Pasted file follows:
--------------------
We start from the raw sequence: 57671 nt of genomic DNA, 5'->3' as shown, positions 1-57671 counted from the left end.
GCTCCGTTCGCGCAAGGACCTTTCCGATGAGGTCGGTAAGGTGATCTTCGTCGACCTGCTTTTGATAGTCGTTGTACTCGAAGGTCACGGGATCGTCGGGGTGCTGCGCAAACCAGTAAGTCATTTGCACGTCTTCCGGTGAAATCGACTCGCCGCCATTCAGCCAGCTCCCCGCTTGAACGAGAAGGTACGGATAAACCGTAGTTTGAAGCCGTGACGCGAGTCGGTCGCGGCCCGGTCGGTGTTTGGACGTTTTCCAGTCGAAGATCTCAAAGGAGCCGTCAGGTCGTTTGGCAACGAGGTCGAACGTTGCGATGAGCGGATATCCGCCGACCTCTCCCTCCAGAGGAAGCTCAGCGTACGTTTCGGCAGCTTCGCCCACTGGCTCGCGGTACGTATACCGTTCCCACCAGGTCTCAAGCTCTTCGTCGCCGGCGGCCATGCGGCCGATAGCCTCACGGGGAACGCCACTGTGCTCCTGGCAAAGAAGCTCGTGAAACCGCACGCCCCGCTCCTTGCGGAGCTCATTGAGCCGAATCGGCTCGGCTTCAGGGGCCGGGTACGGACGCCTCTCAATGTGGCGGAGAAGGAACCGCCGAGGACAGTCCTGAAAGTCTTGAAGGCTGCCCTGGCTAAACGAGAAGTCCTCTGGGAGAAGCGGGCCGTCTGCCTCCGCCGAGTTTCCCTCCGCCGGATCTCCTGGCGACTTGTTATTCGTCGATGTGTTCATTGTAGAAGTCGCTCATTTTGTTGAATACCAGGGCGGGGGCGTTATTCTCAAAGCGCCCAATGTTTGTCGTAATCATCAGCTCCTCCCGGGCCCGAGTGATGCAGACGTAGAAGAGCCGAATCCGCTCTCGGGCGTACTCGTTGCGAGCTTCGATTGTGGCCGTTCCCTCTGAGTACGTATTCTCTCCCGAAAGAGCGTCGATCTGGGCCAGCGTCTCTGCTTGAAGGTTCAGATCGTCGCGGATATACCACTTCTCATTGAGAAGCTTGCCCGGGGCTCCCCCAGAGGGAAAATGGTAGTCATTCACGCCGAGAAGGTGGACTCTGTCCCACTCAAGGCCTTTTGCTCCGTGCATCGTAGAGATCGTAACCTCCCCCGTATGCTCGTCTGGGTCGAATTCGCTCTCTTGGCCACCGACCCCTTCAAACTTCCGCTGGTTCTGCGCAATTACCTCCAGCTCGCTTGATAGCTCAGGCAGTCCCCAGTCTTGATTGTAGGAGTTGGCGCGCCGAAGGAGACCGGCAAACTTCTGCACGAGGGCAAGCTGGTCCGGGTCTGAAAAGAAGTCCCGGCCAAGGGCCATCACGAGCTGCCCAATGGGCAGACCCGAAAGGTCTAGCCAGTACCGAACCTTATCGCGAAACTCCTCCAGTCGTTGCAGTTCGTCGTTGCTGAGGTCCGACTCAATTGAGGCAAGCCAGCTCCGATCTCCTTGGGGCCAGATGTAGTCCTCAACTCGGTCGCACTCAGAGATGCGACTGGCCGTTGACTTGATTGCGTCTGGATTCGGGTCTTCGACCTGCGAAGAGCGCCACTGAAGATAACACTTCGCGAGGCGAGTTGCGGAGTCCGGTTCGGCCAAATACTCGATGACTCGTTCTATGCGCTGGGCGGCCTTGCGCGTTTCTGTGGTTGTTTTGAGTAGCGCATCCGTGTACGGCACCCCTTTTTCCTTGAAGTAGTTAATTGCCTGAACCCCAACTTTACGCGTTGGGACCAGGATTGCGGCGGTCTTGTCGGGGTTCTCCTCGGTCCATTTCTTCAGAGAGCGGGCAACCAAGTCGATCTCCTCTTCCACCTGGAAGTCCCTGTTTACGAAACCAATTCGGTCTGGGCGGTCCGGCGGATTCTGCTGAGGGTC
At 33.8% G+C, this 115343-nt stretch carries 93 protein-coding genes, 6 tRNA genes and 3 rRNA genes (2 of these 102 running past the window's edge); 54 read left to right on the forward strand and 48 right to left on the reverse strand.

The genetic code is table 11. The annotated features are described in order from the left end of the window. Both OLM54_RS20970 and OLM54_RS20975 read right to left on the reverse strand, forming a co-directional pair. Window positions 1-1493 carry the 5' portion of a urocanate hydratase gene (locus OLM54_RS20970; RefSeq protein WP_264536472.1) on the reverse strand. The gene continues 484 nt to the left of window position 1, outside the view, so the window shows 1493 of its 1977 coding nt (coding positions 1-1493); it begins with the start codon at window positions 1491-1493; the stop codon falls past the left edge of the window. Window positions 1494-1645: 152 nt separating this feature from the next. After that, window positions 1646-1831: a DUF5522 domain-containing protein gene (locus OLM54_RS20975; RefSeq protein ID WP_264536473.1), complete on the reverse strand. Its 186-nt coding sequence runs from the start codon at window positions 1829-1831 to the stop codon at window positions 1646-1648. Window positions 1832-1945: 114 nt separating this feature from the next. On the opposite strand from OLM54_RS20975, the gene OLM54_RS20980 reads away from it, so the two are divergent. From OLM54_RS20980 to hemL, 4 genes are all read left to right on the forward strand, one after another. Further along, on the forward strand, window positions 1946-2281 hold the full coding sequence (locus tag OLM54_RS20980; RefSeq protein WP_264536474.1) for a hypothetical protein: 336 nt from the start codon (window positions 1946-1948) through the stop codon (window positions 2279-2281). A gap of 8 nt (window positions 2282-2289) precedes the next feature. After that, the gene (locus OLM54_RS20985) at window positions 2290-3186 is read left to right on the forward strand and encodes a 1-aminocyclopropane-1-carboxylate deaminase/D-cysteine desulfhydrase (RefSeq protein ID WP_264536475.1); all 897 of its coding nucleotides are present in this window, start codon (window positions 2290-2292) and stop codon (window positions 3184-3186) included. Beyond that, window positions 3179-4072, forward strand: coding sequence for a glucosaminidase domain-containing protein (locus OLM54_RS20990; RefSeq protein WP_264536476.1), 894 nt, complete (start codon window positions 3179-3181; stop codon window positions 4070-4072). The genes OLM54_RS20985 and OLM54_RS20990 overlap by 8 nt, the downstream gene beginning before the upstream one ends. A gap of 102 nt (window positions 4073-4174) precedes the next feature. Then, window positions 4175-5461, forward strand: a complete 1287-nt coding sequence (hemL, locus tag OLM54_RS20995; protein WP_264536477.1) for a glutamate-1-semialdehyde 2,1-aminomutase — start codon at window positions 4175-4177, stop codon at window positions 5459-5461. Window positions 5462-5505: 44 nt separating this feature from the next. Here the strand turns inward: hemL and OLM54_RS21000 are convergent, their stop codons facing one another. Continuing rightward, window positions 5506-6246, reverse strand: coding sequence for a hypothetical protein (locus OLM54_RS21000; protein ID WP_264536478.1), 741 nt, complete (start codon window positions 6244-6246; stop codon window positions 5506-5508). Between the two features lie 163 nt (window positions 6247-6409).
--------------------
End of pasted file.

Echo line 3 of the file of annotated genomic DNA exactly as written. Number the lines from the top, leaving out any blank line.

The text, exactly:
At 33.8% G+C, this 115343-nt stretch carries 93 protein-coding genes, 6 tRNA genes and 3 rRNA genes (2 of these 102 running past the window's edge); 54 read left to right on the forward strand and 48 right to left on the reverse strand.